*****
John Mulderig is on the staff of Catholic News Service.



Search reviews at CatholicMovieReviews.org


Thank you for your comments. Editors will review all posts before they are visible on the website.

blog comments powered by Disqus







Bridget: From age seven on, Bridget had visions of Christ crucified. Her visions formed the basis for her activity—always with the emphasis on charity rather than spiritual favors. 
<p>She lived her married life in the court of the Swedish king Magnus II. Mother of eight children (the second eldest was St. Catherine of Sweden), she lived the strict life of a penitent after her husband’s death. </p><p>Bridget constantly strove to exert her good influence over Magnus; while never fully reforming, he did give her land and buildings to found a monastery for men and women. This group eventually expanded into an Order known as the Bridgetines (still in existence). </p><p>In 1350, a year of jubilee, Bridget braved a plague-stricken Europe to make a pilgrimage to Rome. Although she never returned to Sweden, her years in Rome were far from happy, being hounded by debts and by opposition to her work against Church abuses. </p><p>A final pilgrimage to the Holy Land, marred by shipwreck and the death of her son, Charles, eventually led to her death in 1373. In 1999, she, Saints Catherine of Siena (April 29) and Teresa Benedicts of the Cross (Edith Stein, August 9) were named co-patronesses of Europe.</p> American Catholic Blog In prayer we discover what we already have. You start where you are and you deepen what you already have and you realize that you are already there. We already have everything, but we don’t know it and we don’t experience it.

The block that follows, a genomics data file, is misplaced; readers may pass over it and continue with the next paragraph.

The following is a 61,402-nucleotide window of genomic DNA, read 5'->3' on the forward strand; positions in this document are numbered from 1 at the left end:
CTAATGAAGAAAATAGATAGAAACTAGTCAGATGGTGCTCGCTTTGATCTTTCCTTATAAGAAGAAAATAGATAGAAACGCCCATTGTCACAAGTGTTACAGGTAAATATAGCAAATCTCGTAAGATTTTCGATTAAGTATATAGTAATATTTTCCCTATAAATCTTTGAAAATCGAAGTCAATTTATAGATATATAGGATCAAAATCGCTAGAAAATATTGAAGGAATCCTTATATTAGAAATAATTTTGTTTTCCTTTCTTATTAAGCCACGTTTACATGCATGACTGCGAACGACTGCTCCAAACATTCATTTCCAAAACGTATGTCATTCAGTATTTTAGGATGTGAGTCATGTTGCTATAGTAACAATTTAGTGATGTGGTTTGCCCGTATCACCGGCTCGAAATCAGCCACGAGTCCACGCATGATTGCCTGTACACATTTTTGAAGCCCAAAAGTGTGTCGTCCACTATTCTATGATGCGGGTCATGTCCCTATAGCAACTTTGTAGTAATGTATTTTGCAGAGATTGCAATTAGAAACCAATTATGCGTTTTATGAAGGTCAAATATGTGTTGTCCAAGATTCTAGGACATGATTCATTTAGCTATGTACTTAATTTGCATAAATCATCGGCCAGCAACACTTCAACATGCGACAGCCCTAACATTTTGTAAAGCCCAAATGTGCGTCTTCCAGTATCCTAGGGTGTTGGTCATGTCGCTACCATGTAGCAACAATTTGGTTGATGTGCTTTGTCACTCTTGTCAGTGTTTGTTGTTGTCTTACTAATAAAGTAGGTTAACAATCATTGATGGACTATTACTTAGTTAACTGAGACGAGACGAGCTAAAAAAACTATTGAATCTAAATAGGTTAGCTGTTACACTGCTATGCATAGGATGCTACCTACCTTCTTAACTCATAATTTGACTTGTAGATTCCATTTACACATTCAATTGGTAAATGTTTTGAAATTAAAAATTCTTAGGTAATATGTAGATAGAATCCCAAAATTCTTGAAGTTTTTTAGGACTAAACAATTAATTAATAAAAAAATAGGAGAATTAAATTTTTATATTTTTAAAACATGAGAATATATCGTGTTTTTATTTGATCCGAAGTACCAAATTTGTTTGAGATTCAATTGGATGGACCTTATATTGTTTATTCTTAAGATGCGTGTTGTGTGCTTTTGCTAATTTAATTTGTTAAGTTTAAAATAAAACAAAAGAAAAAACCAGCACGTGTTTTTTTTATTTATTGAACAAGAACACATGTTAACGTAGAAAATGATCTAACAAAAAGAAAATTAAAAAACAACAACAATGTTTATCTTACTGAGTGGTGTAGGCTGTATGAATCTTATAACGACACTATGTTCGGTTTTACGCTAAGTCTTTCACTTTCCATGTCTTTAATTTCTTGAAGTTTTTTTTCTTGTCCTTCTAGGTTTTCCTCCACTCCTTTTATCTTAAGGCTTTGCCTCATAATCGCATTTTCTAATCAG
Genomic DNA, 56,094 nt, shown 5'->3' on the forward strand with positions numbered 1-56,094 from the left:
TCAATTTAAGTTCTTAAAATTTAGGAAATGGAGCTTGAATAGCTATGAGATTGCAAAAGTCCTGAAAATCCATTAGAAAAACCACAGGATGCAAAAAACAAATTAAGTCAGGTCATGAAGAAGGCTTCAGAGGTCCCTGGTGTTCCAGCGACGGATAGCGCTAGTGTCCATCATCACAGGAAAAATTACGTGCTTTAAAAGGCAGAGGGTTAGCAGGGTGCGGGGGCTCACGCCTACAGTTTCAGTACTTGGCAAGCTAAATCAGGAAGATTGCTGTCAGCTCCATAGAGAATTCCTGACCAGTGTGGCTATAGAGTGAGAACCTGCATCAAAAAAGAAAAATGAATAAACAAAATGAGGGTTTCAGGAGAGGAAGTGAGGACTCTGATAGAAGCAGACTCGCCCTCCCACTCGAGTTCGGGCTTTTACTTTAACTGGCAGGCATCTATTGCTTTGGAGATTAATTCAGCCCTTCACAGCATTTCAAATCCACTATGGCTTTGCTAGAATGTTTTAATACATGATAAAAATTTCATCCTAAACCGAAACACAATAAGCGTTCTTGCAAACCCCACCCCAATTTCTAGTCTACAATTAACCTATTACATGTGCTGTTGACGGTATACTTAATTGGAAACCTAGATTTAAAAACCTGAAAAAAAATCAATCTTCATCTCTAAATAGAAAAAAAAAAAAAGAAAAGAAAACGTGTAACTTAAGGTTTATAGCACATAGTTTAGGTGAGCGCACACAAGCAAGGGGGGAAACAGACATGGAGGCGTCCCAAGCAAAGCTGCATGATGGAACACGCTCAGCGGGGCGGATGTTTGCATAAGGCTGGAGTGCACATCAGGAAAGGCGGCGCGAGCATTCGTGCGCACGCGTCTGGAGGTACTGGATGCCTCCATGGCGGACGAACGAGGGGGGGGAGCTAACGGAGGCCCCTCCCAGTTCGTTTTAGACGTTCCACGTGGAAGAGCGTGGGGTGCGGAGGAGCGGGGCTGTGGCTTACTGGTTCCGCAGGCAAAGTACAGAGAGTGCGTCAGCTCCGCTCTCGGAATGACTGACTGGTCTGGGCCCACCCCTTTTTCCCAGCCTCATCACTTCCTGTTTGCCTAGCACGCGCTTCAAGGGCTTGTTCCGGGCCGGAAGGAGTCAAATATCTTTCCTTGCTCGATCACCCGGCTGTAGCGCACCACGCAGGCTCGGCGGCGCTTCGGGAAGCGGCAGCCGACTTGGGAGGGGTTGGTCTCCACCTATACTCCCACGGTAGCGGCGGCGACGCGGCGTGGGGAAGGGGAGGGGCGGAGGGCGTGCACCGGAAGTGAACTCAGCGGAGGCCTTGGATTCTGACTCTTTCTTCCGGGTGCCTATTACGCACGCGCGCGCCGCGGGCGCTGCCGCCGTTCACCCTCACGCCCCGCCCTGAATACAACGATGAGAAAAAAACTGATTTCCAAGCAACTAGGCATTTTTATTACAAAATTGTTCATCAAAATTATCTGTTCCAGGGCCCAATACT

PICKS OF THE WEEK
Wisdom for Women

Learn how the life and teachings of St. Teresa Benedicta of the Cross (Edith Stein) serve as a guide for women’s unique vocations today.

A Wild Ride

Enter the world of medieval England in this account of a rare and courageous woman, Margery Kempe, now a saint of the Anglican church.

The Wisdom of Merton

This book distills wisdom from Merton's books and journals on enduring themes which are relevant to readers today.

A Spiritual Banquet!

 

Whether you are new to cooking, highly experienced, or just enjoy good food, Table of Plenty invites you into experiencing meals as a sacred time.

Pope Francis!

Why did the pope choose the name Francis? Find out in this new book by Gina Loehr.


 
CATHOLIC GREETINGS
St. Bridget of Sweden
Let someone know that you're inspired by St. Bridget's life with a feast day e-card.
I Made a Peace Pledge
Let peace reign in your heart today and every day.
Happy Birthday
We pray that God’s gifts will lead you to grow in wisdom and strength.
Mary's Flower - Rose
Mary, center us as you were centered.
Get Well
All who suffer pain, illness, or disease are chosen to be saints.



Come find us at: Facebook | St. Anthony Messenger magazine Twitter | American Catholic YouTube | American Catholic